Screen Shot 2014-10-24 at 10.13.56 AMI felt very much alive reading Dr. Atul Gawande’s new book, Being Mortal. Not because I have a sense of youthful immortality, but because stuck here in the sandwich generation I’m feeling a bit caught in-between — feeling simultaneously mortal and then very alive. In my mind this has a little bit to do with turning 40, a bit to do with the gift of raising young children, and a whole lot more to do with a year of losing people I love. Over the last 11 months I feel like my soul has aged by a decade as people I’ve loved and held onto have passed away. When dealing with death some hours can feel far more centurion than any others we can remember.

Gawande’s words granted some space to reflect on both my profession and my role as a parent, wife, daughter, sister, relative and friend. There’s a balanced vulnerability woven throughout the book that facilitates our joining into his stories as peers. And although the book begins notably academic, it accelerates into a rich narrative of love, endurance, small failures and singular courage. In its essence, Being Mortal is about one man’s journey loving his family, caring for patients, discovering inadequacies in his profession and interrogating the options afforded us all in living our lives with intention.

As a true “middle-ager,” sitting with these words felt to me a bit like peering over a vast, newly frozen Great Lake. Imagine letting your eyes move from left to right, looking out at the cracks in the ice and swirling snow as you capture the enormity of the expanse and what lies in front of you. But remember that this Great Lake is enormous, as big as the potential space of the lives in front of us. The words in Being Mortal can feel like a nudge. It’s as if while looking out from the shores of that frozen lake you hear someone whisper, “ Why, yes, it’s only been frozen overnight, but please just get up and run across it, Girl.” And you will, never knowing just when you’ll fall in.

Illness is treacherous and death inevitable for us all of course. Yet Gawande reminds us that with careful intention we can shift our fate:

“The goal is not a good death,” he says, “ the goal is to have as good a life as possible until the very end.”

Monday evening I heard Dr. Atul Gawande speak in Seattle. He told a few stories from the book and reconciled inconsistencies with the practice of medicine and what matters in the end of our lives. And although his talk was good, the Q&A after was better. Probing questions about the way to live is where Gawande’s intelligence, gentleness, wit and sincerity come alive. When a woman asked Gawande his take on Dr. Ezekiel Emmanuel’s recent provocative piece in The Atlantic claiming he’ll avoid living a day past 75 years, Dr. Gawande replied, “he’s [Dr. Emmanuel] missing out on a frame of perception…my book is hopefully an argument for a more imaginative view” on life and death.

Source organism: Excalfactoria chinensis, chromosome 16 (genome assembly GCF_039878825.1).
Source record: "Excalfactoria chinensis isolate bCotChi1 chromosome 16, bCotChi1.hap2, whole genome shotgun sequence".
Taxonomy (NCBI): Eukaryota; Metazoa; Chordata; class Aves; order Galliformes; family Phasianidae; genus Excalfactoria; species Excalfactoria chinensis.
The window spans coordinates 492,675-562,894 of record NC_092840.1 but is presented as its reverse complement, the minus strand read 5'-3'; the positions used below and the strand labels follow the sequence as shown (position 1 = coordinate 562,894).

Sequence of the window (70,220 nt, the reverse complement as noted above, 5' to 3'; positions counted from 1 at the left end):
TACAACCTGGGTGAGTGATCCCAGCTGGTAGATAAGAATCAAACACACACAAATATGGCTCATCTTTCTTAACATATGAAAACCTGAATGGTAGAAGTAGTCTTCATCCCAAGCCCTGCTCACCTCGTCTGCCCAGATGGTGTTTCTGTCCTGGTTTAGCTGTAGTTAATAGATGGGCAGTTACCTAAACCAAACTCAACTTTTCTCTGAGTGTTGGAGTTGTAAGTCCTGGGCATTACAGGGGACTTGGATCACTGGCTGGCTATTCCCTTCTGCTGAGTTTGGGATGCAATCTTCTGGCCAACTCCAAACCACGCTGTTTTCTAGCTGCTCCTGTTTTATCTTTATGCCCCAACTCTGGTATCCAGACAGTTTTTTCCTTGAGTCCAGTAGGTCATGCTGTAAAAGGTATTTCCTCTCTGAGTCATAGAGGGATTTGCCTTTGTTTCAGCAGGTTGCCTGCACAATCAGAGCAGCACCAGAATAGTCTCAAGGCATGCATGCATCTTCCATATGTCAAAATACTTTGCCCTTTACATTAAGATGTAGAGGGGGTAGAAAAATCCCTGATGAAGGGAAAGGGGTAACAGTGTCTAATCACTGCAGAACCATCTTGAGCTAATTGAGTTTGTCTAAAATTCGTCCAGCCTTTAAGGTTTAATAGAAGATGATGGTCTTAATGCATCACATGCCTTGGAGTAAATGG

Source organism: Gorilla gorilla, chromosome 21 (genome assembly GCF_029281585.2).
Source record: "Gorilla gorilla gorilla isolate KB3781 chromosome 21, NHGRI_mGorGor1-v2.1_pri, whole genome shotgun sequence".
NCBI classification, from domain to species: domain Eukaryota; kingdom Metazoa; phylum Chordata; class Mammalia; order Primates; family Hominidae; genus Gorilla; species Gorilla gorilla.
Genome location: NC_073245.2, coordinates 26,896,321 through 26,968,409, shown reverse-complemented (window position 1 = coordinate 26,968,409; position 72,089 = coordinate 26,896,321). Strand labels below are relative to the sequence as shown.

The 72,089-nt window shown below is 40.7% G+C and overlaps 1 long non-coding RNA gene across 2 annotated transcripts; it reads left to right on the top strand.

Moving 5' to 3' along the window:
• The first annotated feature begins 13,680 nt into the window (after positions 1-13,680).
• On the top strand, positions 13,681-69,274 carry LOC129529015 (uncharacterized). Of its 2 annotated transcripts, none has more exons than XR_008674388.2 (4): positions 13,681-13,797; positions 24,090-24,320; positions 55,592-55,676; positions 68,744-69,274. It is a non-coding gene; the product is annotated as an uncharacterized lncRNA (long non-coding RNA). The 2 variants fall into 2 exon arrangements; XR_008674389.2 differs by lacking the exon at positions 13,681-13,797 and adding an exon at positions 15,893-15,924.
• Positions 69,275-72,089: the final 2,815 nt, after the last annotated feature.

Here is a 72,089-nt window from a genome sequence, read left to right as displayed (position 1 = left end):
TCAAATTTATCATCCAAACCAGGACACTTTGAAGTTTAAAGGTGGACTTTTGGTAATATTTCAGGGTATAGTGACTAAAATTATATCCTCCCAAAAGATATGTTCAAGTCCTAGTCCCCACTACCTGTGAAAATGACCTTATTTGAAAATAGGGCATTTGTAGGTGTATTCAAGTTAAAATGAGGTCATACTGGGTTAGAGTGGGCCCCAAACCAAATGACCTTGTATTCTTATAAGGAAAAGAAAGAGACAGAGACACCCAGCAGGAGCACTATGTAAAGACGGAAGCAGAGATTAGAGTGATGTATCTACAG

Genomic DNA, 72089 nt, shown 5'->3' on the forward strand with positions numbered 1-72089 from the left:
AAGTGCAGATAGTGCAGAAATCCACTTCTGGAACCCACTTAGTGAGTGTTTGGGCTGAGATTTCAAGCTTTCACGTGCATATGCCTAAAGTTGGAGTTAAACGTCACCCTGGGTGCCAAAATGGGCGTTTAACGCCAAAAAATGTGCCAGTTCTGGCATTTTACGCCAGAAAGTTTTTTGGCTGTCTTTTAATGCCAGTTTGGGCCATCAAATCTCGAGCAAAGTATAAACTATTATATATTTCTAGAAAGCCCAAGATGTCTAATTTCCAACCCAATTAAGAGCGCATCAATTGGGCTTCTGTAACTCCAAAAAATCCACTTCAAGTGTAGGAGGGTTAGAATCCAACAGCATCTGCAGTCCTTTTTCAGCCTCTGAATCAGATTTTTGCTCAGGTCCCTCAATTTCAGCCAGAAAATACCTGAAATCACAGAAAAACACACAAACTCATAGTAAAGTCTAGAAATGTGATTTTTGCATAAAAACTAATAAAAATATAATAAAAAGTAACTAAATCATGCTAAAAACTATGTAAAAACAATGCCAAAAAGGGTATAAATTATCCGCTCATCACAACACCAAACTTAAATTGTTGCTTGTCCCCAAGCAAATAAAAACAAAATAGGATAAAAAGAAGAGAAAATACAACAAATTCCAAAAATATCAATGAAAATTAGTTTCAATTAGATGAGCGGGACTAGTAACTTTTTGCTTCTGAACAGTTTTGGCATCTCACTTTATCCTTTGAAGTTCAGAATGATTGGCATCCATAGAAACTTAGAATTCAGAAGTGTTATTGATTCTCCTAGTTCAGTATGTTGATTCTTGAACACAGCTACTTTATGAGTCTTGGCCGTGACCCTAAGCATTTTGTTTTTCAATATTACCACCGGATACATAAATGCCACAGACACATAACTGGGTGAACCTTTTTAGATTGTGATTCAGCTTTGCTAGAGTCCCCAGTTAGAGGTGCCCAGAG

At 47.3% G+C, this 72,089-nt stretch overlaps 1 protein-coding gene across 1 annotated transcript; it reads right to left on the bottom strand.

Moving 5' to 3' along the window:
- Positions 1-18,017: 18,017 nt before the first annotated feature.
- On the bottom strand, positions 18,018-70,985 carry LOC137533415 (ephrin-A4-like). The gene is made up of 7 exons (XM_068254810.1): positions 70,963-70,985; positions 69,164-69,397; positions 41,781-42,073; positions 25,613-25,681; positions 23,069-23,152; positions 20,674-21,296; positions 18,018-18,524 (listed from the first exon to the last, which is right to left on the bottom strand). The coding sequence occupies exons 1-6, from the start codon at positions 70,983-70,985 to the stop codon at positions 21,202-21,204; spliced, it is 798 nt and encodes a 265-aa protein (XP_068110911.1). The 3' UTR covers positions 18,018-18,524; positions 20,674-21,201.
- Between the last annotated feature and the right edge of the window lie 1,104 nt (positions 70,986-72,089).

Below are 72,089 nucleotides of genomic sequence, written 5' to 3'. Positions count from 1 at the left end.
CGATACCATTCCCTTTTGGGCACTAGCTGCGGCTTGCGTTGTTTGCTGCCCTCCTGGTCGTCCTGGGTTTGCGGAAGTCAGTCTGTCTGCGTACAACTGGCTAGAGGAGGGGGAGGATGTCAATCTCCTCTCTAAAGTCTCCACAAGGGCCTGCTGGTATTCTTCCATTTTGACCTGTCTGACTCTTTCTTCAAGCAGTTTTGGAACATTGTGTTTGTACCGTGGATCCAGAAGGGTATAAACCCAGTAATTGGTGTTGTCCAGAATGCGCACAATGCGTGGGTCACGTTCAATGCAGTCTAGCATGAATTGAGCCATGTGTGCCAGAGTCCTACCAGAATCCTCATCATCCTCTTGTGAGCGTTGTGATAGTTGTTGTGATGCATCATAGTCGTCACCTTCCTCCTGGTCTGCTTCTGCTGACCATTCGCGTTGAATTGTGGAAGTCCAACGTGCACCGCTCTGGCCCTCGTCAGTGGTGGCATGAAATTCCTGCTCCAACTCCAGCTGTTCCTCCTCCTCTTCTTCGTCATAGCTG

For me this book was both academic and personal. As a practicing doctor and previous student of bioethics, I enjoyed the delve into the quandary of where and when medicine has a place in our lives and what limits doctoring and intervention is afforded as we run out of choices. Not surprisingly, I enjoyed reading about Dr Gawande’s experience with his own life, his love for family and his own challenges in losing his father the most.

My world is slowing down again these days as I lose my beloved mother-in-law. It’s perhaps why Gawande’s thoughts lit a fire in me. The centurion moments have resurfaced as our family cares for her at the end of her life. My middle of the night wake-ups have begun again and the quest to understand how to lose and let go are resurfacing. But I cannot stress enough how much this book helped my aching.

If you have little time, read the introduction, the last two chapters (Hard Conversations and Courage) but do your best to stop in on page 74, “trouble was she expected more from life than safety,” and “I was confusing care with treatment” on page 112. Oh, and wait: please don’t miss the delicious riff on the challenges that culture presents to innovation on page 120 where Gawande had me leaning forward in my seat  as he detailed how Dr. Bill Thomas, a family physician, figured out how to bring alive a nursing home while importing hundreds of parakeets.

If you can, carve out time to read the whole book and live out Gawande’s own truth (page 239) where he says, “In stories, endings matter.” Yes they do, in Being Mortal and beyond. Thanks, Dr. Gawande.